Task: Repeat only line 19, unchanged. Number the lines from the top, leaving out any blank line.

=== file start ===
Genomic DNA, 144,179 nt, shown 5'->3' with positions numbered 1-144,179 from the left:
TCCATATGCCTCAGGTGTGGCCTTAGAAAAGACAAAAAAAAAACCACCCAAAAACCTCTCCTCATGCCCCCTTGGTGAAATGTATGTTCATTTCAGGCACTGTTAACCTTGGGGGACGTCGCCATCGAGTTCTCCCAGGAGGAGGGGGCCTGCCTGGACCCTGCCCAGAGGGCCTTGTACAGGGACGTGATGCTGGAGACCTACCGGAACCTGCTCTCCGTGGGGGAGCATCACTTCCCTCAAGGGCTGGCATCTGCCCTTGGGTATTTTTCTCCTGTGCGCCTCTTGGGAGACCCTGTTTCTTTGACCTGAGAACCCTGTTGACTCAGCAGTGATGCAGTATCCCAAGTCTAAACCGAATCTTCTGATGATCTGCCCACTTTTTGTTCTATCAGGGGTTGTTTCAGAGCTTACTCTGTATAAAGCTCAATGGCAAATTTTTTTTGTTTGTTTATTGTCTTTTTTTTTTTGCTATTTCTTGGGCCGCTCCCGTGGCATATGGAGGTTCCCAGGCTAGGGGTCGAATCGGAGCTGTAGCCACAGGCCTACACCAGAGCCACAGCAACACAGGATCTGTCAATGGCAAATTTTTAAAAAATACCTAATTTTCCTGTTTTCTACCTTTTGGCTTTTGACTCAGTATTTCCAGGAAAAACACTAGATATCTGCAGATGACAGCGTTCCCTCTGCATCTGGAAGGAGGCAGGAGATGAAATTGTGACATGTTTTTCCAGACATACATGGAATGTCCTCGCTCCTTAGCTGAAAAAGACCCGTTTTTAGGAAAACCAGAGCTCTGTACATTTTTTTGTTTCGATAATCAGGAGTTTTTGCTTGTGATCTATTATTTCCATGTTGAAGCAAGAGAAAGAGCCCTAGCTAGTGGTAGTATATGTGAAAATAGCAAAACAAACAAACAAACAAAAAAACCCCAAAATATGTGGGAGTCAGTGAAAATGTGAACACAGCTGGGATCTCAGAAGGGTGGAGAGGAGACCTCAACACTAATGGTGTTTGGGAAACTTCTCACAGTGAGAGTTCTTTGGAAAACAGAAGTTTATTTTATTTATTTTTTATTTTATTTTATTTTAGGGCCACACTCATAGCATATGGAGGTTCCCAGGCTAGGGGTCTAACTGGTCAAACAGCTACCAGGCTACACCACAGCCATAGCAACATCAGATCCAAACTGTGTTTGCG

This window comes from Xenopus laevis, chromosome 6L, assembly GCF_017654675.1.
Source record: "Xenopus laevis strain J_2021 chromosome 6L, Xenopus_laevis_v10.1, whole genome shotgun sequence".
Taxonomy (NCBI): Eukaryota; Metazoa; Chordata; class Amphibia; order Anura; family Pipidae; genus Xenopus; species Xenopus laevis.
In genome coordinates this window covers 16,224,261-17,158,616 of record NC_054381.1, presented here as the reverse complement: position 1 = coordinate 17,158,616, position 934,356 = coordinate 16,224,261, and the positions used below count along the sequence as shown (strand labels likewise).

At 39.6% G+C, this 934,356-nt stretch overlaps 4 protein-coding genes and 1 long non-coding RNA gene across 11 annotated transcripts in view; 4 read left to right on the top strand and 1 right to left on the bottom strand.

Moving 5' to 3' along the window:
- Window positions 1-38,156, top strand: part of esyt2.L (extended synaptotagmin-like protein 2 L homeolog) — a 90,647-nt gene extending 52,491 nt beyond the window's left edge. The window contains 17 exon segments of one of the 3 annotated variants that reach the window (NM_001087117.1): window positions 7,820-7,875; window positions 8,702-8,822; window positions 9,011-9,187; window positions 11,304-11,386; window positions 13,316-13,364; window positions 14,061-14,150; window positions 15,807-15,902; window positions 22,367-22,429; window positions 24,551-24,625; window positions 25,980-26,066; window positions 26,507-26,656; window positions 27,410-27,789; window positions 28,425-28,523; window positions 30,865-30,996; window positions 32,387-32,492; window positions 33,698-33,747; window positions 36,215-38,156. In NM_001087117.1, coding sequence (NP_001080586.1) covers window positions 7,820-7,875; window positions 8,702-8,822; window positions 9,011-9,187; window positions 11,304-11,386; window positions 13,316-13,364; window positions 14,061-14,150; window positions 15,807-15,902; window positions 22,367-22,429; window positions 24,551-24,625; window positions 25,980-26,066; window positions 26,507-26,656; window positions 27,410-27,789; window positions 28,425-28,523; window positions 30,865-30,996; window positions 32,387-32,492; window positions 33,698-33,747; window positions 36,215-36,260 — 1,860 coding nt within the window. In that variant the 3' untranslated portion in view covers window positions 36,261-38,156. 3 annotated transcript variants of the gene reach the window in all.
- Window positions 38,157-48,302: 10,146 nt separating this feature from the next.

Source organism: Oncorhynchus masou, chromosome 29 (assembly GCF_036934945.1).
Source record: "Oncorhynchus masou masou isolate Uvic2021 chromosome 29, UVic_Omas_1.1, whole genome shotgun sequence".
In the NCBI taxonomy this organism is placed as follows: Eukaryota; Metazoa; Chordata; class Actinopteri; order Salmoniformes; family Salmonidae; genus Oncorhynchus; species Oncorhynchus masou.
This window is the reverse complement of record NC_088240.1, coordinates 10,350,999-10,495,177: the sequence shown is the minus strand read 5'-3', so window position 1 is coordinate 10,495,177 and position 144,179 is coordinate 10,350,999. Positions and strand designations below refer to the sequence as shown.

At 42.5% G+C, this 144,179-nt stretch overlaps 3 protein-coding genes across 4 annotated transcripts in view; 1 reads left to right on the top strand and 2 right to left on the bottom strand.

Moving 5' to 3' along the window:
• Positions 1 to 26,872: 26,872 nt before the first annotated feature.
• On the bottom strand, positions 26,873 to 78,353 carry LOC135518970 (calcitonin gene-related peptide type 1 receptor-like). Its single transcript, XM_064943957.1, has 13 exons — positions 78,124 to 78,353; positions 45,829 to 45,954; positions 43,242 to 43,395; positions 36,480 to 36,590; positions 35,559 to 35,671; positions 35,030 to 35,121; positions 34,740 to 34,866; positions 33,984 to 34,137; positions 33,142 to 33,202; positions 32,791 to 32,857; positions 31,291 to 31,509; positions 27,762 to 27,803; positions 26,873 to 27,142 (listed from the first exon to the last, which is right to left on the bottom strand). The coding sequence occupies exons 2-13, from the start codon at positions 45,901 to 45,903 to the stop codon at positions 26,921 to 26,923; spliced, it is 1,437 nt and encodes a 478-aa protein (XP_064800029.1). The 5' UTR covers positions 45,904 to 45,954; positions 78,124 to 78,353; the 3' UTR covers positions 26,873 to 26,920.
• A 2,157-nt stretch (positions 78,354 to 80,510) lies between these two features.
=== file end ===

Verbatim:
• A 2,157-nt stretch (positions 78,354 to 80,510) lies between these two features.